This part of the Who's Dot Who
guide offers pointers the 'digerati' - profiles of Dyson, Saffo,
Rheingold, Negroponte and other members of the chattering classes.
(Savants, such as McLuhan, who are "no longer taking calls"
are featured in the prophets
Publishing maverick and master of
self-promotion John Brockman
edited Digerati - Encounters With The Cyber Elite (San Francisco,
Hardwired 96). It features profiles and interviews with Clifford Stoll,
Lou Rosetto, Howard Rheingold,
Paul Saffo, Kevin Kelly, Brewster Kahle, Steve Case, Stewart Brand,
Esther Dyson and of course Bill Gates.
While disfigured by mantras such as
value is in activity. Content is no
longer a noun. Content is context. Content is activity. Content is
relationship, community. Content is not text or pictures as distinct
from the interactive components that provide access to them. Content
is the interactive quality. Content is a verb, a continuing process.
Value on the Internet will be created through services, the selection
of programming, the presence of other people and the assurance of
authenticity - reliable information about sources of bits. In short,
intellectual processes and services will appreciate, intellectual
assets will depreciate. Content is information and information is not
a thing. Value is in activity
the interviews and exchange of views by
the digerati are good value. Brockman has recently established an online
literary trading company called Rightscenter.com
and advertised - so far without major impact - as "the publishing
network of the next century".
In The Company of Giants: Candid
Conversations With The Visionaries Of The Digital World (New York,
McGraw-Hill 97) edited by Rama Dev Jager & Rafael Ortiz
restricts the vision to corporate CEOs.
There's better value in Road
Warriors - Dreams & Nightmares Along the Information Highway
(New York, Dutton 95) by Daniel Bursten & David
Kline - with interviews of cable czar John Malone,
regulator Reed Hundt
and telco executive Ray Smith among others - and in The Highwaymen -
Warriors of the Information Superhighway (New York, Random House 97)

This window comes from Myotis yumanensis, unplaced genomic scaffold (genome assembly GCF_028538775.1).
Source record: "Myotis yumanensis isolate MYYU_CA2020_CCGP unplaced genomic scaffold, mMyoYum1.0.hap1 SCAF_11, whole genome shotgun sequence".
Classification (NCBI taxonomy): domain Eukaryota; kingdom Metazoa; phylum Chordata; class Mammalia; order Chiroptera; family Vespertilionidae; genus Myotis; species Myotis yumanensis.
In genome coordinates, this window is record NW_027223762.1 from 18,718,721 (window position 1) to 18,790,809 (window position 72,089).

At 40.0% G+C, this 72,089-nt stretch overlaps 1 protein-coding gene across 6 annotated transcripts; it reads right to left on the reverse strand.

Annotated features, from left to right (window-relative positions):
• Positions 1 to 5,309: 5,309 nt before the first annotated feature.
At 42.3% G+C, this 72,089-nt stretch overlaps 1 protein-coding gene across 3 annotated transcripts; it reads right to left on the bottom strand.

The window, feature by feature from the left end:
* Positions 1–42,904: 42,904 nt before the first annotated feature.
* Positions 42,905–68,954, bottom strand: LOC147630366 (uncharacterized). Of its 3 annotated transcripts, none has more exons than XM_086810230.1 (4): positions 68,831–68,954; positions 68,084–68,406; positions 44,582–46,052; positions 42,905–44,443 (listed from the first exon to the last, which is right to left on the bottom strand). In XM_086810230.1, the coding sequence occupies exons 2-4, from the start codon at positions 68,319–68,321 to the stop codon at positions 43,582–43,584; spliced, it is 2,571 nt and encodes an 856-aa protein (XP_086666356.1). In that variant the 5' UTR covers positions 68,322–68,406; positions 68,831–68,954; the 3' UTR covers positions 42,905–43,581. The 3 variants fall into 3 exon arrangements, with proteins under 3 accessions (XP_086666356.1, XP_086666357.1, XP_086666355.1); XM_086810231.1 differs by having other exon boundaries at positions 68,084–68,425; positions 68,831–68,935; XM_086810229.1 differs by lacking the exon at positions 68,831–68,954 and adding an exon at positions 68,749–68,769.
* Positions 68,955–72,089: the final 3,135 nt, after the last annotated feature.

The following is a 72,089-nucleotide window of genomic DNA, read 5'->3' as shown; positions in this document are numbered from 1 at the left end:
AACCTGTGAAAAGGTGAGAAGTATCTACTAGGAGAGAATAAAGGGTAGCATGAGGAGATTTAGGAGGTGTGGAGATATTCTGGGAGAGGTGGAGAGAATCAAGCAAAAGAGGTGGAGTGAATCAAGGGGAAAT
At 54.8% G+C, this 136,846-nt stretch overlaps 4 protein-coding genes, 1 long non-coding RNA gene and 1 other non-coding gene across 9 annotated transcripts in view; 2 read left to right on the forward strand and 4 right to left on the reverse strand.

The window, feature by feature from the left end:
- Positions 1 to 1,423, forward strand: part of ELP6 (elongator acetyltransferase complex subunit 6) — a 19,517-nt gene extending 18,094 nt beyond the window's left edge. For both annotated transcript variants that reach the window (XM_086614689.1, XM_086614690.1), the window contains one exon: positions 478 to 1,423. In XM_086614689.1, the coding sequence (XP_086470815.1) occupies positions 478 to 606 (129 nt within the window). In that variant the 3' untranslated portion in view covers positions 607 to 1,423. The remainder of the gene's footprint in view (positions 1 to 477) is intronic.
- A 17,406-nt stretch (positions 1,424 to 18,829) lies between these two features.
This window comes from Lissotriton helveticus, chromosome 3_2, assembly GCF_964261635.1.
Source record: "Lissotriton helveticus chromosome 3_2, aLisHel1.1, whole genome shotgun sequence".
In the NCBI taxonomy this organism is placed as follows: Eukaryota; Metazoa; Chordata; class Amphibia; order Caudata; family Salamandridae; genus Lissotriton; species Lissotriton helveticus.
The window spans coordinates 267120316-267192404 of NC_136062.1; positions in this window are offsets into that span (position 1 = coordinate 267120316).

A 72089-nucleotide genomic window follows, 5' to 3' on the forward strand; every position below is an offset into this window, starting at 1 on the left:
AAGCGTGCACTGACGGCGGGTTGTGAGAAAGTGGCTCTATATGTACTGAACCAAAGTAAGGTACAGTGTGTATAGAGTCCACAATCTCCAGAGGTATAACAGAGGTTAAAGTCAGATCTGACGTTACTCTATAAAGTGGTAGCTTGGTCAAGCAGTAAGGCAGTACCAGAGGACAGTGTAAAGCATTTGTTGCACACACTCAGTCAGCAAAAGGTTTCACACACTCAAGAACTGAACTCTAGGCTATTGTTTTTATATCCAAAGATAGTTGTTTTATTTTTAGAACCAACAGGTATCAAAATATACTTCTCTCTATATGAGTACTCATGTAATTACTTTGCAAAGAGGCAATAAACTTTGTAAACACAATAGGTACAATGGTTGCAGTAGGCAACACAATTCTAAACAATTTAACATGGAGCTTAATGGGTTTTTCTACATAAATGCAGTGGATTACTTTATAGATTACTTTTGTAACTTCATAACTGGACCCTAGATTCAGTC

by 'old media' specialist Ken Auletta. Hundt's memoir You Say You
Want A Revolution: A Story of Information Age Politics (New Haven,
Yale Uni Press 00) provides a personal perspective, as does Cyber
Rights: Defending Free Speech in the Digital Age (New York, Times
98), a memoir by the Electronic Frontier Foundation's Mike Godwin.
Dyson and Denning
interim chair of the Internet Corporation for Assigned Names &
Numbers (ICANN) and
the thinking person's Don Tapscott, is famous for her ode to cyberspace Release
2.1: A Design for Living in the Digital Age (London, Penguin 98).
Sadly, it provides little information about her life. For that you
should point your browser to the 1993
profile in Wired.
Dyson, the Wired mafia and
others are pungently described in Paulina Borsook's Cyberselfish:
A Critical Romp Through the Terribly Libertarian Culture of High Tech (New
York, PublicAffairs 99) and by her colleagues at the iconoclastic ReWired. Borsook's
more biting and more interesting than faded starlet Camille Paglia, the
galloping Gertrude Himmelfarb of the 1990s.
Controversial ecommerce security guru
has a homepage at Georgetown University. She also featured in a Wired
Negroponte and MIT
MIT Media Lab star Nicholas Negroponte
appears on the MIT
sites; the latter is useful for links to several profiles - replete with
'gosh' and 'gee whiz' - by journos.
Stewart Brand's The Media Lab:
Inventing the Future at MIT (London, Penguin 88) presents an unduly
rosy view of 'Mr Digital', especially when compared with the more